Third-wave ska asserted itself in American environs from 1981 onward: The Toasters in New York City, the Untouchables and Fishbone in Los Angeles, the Mighty Mighty Bosstones in Boston. At roughly the same mid-’80s moment Subhumans singer Dick Lucas formed the U.K.’s ska-tinged Citizen Fish, and a group of hardcore-loving teens from Berkeley called Operation Ivy mixed ska rhythms into their thrash bombs.

They became a sensation at 924 Gilman Street, then the world over. They paved ska punk’s path for the next 30 years, as similar-minded bands erupted across the ‘90s’ face like especially virulent acne: Berkeley’s Dance Hall Crashers, Solvang’s Mad Caddies, Gainesville’s Less Than Jake, Reel Big Fish from Orange County, Detroit’s Suicide Machines. Then Op Ivy’s Tim Armstrong and Matt Freeman formed the Clash-esque Rancid, becoming huge after Green Day finally knocked the door separating punk from the Top 40 off its hinges. Soon they detonated the power-chord ska of “Time Bomb” all over MTV, hourly.

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“Time Bomb” had the same commercially liberating effect for ska-inspired punk bands as Green Day’s “Basket Case” had for melodic punk bands. Next thing you know, Los Angeles grunge also-rans Electric Love Hogs gave themselves a spiky-hair-and-bondage-pants makeover, renamed themselves Goldfinger and blew MTV to bits with the pogo-ska hit “Here In Your Bedroom.” Anaheim’s No Doubt channeled the end of Debbie Harry-esque singer Gwen Stefani and bassist Tony Kanal’s relationship into a potent song cycle called Tragic Kingdom that’s sold 16 million copies to date.

But Long Beach’s Sublime’s sold 17 million of their self-titled LP, released one month after leader Bradley Nowell’s death by overdose, thanks to such massive radio smashes as “Santeria” and “What I Got.” And after dancing their way across America’s punk clubs for 15 years, the Mighty Mighty Bosstones went mega with blast-chord anthem “The Impression That I Get,” which surely gets played at sporting events to this day about as often as “Blitzkrieg Bop” or “Rock And Roll Pt. 2.” Ska-punk had gone outernational, with the type of commercial momentum that sustained it well into the new century.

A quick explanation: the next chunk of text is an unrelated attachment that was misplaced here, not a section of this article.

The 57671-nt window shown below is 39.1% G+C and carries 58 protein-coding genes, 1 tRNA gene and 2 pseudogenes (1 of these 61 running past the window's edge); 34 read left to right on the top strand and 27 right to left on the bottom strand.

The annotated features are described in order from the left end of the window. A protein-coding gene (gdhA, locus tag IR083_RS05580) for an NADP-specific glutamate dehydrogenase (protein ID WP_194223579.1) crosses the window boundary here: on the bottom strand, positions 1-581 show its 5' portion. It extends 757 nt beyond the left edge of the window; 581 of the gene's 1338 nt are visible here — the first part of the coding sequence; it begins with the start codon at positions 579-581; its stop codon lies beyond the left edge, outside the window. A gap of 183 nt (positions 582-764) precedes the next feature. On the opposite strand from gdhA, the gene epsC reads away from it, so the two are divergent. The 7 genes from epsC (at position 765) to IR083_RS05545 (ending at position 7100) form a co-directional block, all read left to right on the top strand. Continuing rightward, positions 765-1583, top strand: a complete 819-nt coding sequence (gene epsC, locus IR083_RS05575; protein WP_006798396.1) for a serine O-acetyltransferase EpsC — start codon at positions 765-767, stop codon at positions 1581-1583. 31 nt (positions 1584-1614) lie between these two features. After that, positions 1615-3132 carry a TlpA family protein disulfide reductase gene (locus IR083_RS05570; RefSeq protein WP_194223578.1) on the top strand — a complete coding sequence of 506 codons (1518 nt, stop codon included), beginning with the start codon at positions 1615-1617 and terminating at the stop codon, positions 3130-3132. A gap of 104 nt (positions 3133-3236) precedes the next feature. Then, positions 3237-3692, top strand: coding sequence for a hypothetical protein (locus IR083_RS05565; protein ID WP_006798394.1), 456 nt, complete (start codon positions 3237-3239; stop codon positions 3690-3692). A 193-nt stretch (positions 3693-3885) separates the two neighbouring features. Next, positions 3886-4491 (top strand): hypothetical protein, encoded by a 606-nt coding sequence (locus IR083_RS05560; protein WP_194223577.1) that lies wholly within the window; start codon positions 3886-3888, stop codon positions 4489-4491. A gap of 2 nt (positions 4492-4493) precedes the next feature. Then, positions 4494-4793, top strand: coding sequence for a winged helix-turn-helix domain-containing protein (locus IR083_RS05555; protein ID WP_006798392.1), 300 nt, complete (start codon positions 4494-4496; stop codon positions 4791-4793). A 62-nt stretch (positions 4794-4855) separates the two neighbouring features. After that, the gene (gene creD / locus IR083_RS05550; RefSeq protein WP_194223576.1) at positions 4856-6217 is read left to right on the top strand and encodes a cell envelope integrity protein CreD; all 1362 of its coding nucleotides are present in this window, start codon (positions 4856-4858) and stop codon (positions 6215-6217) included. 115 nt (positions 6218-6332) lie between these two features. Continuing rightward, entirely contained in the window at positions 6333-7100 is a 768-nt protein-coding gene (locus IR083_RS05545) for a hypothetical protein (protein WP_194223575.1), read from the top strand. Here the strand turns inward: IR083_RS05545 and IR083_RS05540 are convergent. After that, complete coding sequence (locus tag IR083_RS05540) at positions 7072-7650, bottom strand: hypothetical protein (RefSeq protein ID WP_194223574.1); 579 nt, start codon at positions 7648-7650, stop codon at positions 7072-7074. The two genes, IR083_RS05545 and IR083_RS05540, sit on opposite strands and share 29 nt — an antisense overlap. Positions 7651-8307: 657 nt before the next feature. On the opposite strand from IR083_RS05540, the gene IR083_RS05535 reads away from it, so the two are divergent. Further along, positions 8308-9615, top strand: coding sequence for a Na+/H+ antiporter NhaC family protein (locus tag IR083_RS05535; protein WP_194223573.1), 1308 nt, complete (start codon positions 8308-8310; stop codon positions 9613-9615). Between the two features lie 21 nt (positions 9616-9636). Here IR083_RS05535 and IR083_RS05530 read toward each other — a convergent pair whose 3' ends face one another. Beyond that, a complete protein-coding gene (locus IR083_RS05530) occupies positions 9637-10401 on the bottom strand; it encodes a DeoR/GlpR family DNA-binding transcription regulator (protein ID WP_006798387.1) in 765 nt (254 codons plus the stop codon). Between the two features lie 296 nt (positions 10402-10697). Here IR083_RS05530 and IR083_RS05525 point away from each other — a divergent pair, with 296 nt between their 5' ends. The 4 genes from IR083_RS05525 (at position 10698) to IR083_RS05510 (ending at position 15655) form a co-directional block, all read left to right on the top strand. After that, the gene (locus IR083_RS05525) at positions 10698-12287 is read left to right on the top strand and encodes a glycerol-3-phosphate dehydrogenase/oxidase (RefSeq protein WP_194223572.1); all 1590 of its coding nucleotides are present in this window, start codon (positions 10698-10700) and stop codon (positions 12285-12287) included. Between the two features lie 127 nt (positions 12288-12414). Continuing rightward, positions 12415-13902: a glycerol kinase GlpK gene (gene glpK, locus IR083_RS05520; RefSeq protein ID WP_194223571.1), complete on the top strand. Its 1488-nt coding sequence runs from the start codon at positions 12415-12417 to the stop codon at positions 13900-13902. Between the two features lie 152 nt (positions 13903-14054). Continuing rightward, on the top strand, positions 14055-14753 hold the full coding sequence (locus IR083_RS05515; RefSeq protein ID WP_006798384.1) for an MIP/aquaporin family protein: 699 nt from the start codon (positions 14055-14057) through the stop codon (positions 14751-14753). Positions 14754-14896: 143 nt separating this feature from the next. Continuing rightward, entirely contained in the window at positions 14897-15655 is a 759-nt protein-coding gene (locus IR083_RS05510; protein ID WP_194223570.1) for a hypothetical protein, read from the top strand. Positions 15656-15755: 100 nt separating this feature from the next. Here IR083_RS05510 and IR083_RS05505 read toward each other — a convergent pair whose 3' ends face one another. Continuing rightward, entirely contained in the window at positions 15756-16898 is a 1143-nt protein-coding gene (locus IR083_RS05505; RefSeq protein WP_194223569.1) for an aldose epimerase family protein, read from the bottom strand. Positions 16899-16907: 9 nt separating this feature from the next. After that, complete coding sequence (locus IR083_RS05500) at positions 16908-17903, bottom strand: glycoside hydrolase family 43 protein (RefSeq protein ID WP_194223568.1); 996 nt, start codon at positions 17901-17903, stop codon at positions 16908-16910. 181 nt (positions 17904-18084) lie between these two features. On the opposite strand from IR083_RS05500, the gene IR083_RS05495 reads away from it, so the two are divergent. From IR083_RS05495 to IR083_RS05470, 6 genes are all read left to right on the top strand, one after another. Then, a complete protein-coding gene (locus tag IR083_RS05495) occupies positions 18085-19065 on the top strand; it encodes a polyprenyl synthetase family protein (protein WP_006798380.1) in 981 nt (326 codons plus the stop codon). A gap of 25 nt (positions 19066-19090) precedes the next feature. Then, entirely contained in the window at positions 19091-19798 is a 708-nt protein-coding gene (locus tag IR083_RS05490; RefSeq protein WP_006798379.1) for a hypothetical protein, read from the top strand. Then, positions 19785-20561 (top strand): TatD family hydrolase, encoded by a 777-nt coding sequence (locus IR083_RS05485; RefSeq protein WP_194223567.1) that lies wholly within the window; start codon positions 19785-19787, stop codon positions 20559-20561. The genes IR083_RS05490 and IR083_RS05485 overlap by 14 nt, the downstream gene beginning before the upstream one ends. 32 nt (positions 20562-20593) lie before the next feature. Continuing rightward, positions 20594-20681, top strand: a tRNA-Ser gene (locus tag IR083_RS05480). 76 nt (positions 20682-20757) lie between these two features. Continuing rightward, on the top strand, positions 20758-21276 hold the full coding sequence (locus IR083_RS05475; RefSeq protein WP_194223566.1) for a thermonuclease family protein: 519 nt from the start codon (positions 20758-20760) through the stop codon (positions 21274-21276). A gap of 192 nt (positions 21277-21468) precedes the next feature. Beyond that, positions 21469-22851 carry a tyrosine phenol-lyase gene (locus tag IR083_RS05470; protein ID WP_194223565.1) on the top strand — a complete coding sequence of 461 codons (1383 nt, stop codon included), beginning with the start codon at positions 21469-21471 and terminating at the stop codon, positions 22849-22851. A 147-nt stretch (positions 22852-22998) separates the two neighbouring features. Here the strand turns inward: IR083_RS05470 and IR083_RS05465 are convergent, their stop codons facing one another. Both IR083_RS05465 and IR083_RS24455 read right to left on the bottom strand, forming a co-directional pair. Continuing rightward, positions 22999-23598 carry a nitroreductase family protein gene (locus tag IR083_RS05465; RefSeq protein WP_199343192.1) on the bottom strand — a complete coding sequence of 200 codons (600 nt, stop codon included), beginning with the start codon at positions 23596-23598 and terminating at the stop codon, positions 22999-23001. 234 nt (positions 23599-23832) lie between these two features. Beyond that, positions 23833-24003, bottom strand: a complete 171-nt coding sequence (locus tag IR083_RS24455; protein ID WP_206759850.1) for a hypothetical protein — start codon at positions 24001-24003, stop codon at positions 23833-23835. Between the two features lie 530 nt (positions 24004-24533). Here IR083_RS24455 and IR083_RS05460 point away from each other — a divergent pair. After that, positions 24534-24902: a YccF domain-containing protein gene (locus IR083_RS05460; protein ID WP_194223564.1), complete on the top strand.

21st Century Ska: Rudie Can’t Fail

Ska has largely been absent from the charts in the millennium, yet appears as strong as ever. Many of the leading lights of third wave ska and ska-punk remain active to this day, including Rancid, Fishbone, the Mighty Mighty Bosstones, Less Than Jake and Reel Big Fish. Amy Winehouse recorded standards by Toots And The Maytals, the Specials and the Skatalites for The Ska EP in 2008, while rival Lily Allen teamed with various permutations of the Specials at various high-profile U.K. gigs, until their classic lineup (minus Dammers) reconstituted for the group’s 30th anniversary.

A version of the band still tours and records to this day. Then in 2012, ska/reggae legend Jimmy Cliff released Rebirth, his first LP in eight years. Produced by Armstrong, it pushed Cliff back even beyond his The Harder They Come days, to his ‘60s stylings. He even pulled a very 1964 ska performance of Rancid’s “Ruby Soho” out of the veteran.

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Armstrong has also been involved with this century’s finest ska-punk band, the Interrupters, producing their records and releasing them via his Hellcat Records imprint. (He also absorbed them into the membership of his side-project, Tim Timebomb and Friends.) Comprising the Bivona brothers—Kevin, Justin and Jesse—and charismatic spitfire vocalist Aimee Allen (aka Aimee Interrupter), the Los Angeles four-piece are the embodiment of the rebel spirit of both ska in its prime and the Clash. They’ve managed radio hits in “She’s Kerosene” and “Gave You Everything,” owing as much to their knack for huge chorus hooks as to their mix of chainsaw guitar and propulsive Jamaican rhythms.

They are the most rousing, sky-punching live outfit currently working the world’s clubs and halls and anthems such as “Take Back The Power” broadcast strong messages of liberty and unity. Such is the power of ska done right, especially when merged with old-school punk rock. If anyone can inspire positive rebellion and serve as a fierce, righteous example to young and old, it’s the Interrupters. When firing on all cylinders, they’re a band to believe in.